In other words, include the outcasts, the "dead" of society when you eat. And like every parable, "The Help" confronts the viewer with a question. In this case, who will you invite to your table? In the scene after Celia is turned away from a Junior League luncheon, Minny tells her, "They hate you 'cause they think you white trash." With such a perception, why would anyone let her join the group?

The movie comes full circle as it ends with Aibileen's realization of the power within herself. Hers was the first story image in the film, one that began her journey to self-awareness and empowerment, then "ends" with her journey into the future.

"No one had ever asked me what it felt like to be me. Once I told the truth about that I felt free." With that insight, Aibileen decides that she, too can be a writer.

Despite mixed reviews and Davis' regret, I believe the film is even more relevant today than 10 years and some months ago. Perhaps if we can learn to listen to the stories that lie beneath our present-day violence, that violence could recede like a flooding tide.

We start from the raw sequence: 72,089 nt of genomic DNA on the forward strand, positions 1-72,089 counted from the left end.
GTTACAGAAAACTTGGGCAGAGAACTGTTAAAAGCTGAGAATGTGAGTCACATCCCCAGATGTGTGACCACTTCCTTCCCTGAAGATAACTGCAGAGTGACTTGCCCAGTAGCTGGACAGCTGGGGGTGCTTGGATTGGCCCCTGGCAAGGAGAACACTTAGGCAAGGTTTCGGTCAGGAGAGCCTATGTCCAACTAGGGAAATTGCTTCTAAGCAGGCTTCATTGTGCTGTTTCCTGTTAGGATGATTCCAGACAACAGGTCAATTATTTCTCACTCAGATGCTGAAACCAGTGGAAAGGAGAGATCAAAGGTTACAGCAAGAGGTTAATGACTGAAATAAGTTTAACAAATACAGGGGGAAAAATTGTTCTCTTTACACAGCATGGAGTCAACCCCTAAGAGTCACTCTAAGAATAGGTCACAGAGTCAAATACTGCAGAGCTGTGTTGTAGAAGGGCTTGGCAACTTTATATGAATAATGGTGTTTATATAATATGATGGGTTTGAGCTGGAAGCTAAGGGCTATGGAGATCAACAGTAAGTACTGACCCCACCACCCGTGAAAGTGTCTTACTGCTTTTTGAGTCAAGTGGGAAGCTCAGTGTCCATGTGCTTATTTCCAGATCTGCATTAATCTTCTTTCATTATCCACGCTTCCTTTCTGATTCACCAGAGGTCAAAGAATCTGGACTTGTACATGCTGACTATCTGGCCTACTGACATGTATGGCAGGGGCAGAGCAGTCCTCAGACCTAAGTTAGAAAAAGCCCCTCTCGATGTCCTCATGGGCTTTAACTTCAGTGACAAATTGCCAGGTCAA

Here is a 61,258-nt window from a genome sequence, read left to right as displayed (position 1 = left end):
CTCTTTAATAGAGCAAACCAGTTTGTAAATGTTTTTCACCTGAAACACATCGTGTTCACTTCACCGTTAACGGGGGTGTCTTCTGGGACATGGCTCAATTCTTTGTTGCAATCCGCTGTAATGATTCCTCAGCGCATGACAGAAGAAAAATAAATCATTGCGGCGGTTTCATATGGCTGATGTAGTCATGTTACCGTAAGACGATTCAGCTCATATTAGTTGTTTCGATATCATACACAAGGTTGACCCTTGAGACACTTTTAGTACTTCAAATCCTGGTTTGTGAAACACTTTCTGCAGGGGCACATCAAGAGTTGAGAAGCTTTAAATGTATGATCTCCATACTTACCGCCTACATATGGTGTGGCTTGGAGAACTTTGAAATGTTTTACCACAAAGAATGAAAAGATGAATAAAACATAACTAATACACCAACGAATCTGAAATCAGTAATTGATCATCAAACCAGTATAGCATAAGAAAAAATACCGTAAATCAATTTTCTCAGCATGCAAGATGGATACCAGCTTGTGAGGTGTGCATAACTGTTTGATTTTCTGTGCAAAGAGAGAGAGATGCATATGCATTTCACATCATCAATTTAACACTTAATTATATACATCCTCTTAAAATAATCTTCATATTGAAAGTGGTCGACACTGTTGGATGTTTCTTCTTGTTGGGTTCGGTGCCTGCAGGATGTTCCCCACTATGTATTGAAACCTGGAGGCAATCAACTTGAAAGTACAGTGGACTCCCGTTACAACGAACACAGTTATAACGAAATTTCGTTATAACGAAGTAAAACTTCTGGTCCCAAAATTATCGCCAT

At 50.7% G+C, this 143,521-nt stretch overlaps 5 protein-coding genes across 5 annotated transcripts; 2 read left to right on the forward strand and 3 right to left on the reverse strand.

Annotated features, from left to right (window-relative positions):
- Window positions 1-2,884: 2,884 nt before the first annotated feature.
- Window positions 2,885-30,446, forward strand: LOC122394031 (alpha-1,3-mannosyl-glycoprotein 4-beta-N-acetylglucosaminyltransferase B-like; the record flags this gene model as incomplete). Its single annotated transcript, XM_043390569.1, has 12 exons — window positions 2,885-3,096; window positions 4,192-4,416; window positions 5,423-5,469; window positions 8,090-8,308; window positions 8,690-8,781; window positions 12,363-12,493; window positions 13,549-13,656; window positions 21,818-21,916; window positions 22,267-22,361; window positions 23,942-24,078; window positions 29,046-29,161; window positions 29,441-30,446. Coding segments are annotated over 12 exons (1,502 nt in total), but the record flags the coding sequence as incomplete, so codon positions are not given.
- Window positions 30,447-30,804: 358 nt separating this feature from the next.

On a more personal level, I know firsthand the power of words and the empowering experience of telling one's story to a caring other, through my vocation as a religious sister, a spiritual director and a writer.

Despite mixed reviews, the movie's success at the box office was and still is a sign that the film resonated with viewers as well as those who honored the movie with such a high number of nominations and wins.

Should you decide to rewatch or see the film for the first time, take note of the tables as well as the stories. It is at a table where the movie begins and where the women will share their stories and be heard. Sometimes the tables are bare but more often they are laden with food and drink.

Bare or full, Lady Wisdom will set her table and bring forth her bread and wine. All of us are invited to share our story because stories tell us who we are, who we can become, and whose we are. Come to the table to share. Come to the feast to listen.

(Note to viewers: The film contains several crude scenes. However, they reveal the maids' growing empowerment in their lives.)